In a recent decision,1 the English High Court has confirmed that the injunction cannot be granted against States, even if this restriction interferes with Article 6 (right to a fair trial) of the European Convention on Human Rights (“ECHR”). This decision provides valuable insight into the circumstances in which a state will benefit from state immunity and the interim relief available to parties litigating against state entities.
In March 2020, a Venezuelan Navy patrol boat, the BVL Naiguatá GC-23, sank following a collision with an ice-classed cruise liner, the RCGS Resolute.
Following the total loss of the Naiguatá, Venezuela filed civil suits in the Dutch courts of Curaçao and Venezuela against the Resolute, its owners and key managers, and its protection and compensation (“IP”) insurers for a cumulative total of approximately 425 million euros.
P&I insurers sought an anti-suit injunction against Venezuela in the English High Court on the grounds that Venezuela’s claims in the Dutch Curaçaoan and Venezuelan courts were, in substance, claims to enforce the terms of the insurance contract. insurance for the Resolute. As a result, the P&I insurers argued that Venezuela was bound by the terms of the contract, which included arbitration clauses in London and English law.
In deciding whether or not to grant the anti-prosecution injunction, the court considered two central questions: (1) did Venezuela enjoy immunity from the jurisdiction of the English court and (2) did Venezuela enjoy additional immunity from the injunction.
In an interim hearing, the court granted the anti-suit injunction requested by the P&I insurers, finding that Venezuela was neither immune from the court’s jurisdiction nor from an anti-suit injunction.
At the final hearing, although the court agreed that Venezuela was not immune from jurisdiction, it concluded that Venezuela could not be subject to an injunction. In reaching this decision, the court made the following key findings:
1. There is no general state immunity from the jurisdiction of the English court. Under section 1 of the UK State Immunity Act 1978 (“AIS”), a State enjoys immunity from jurisdiction only to the extent that one of the exceptions contained in the SIA does not apply. In this case, the judge held that two exceptions applied: (a) commercial activity exception (s.3(1)(a) SIA) – Venezuela’s claims were commercial in nature and were ordinary commercial claims brought in civil courts; and (b) the arbitration exception (art. 9 SIA) – Venezuela had agreed in writing to submit the dispute to arbitration, after adopting the terms of Resolute’s insurance contract.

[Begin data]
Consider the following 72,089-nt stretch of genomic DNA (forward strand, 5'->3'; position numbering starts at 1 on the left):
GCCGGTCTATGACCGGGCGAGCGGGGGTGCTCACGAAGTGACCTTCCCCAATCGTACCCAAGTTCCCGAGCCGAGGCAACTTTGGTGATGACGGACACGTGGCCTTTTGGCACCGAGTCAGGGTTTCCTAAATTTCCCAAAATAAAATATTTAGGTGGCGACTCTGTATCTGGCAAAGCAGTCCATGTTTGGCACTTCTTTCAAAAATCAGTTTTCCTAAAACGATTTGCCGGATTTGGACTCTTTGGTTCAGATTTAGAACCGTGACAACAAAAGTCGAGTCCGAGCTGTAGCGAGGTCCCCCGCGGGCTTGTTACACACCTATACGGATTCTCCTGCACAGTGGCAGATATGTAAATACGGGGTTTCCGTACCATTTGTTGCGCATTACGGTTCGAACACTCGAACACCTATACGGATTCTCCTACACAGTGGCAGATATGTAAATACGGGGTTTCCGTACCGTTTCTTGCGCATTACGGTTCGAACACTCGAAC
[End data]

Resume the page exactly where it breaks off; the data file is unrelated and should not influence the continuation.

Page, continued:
2. With respect to immunity from injunctions, under Article 13(2)(a) SIA, a State is immune from various “procedural privileges”, including injunctions. Although this interferes with a party’s right to a fair trial under Article 6 ECHR, the court held that this interference was justified because the restriction pursues “thelegitimate national objectives by proportionate means and does not affect the essence of that objective [Article 6] right”. Especially:
a. Under international law, there seems to be a consensus that even when a court orders a coercive measure such as an injunction, a state will be immune from any criminal or financial penalty if it does not does not comply.
b. English domestic politics justifies interference with the ECHR in this case. Remedies of a personal nature such as injunctions and specific enforcement orders are not appropriate against States and this is an area of considerable international sensitivity, raising questions of comity2 and due process. In addition, there may be other remedies available to a party seeking an injunction against a state, such as, in this case, compensation for breach of an arbitration agreement or a declaratory judgment.
3. Even if there were an unjustified interference with Article 6 ECHR, Article 13(2)(a) SIA could not be interpreted (“read down”) to effectively exclude anti-prosecution injunctions and thus become compatible with Article 6 ECHR. . This exercise would involve changing the law, which the courts are not allowed to do.
This decision provides a succinct summary of English law on state immunity as it relates to jurisdiction and the possibility of injunctive relief against states. Subject to any appeal, it appears that English courts will not grant injunctions against a state, even in cases where the state is engaged in non-sovereign activities (eg commercial).
This will be good news for states involved in litigation in England; for those litigating against states, the decision may in some cases require a reassessment of their litigation strategy.
Dechert’s international litigation team has extensive and deep experience in dealing with matters of jurisdiction and state immunity, as well as prosecuting and defending the full range of interim measures available in the English courts.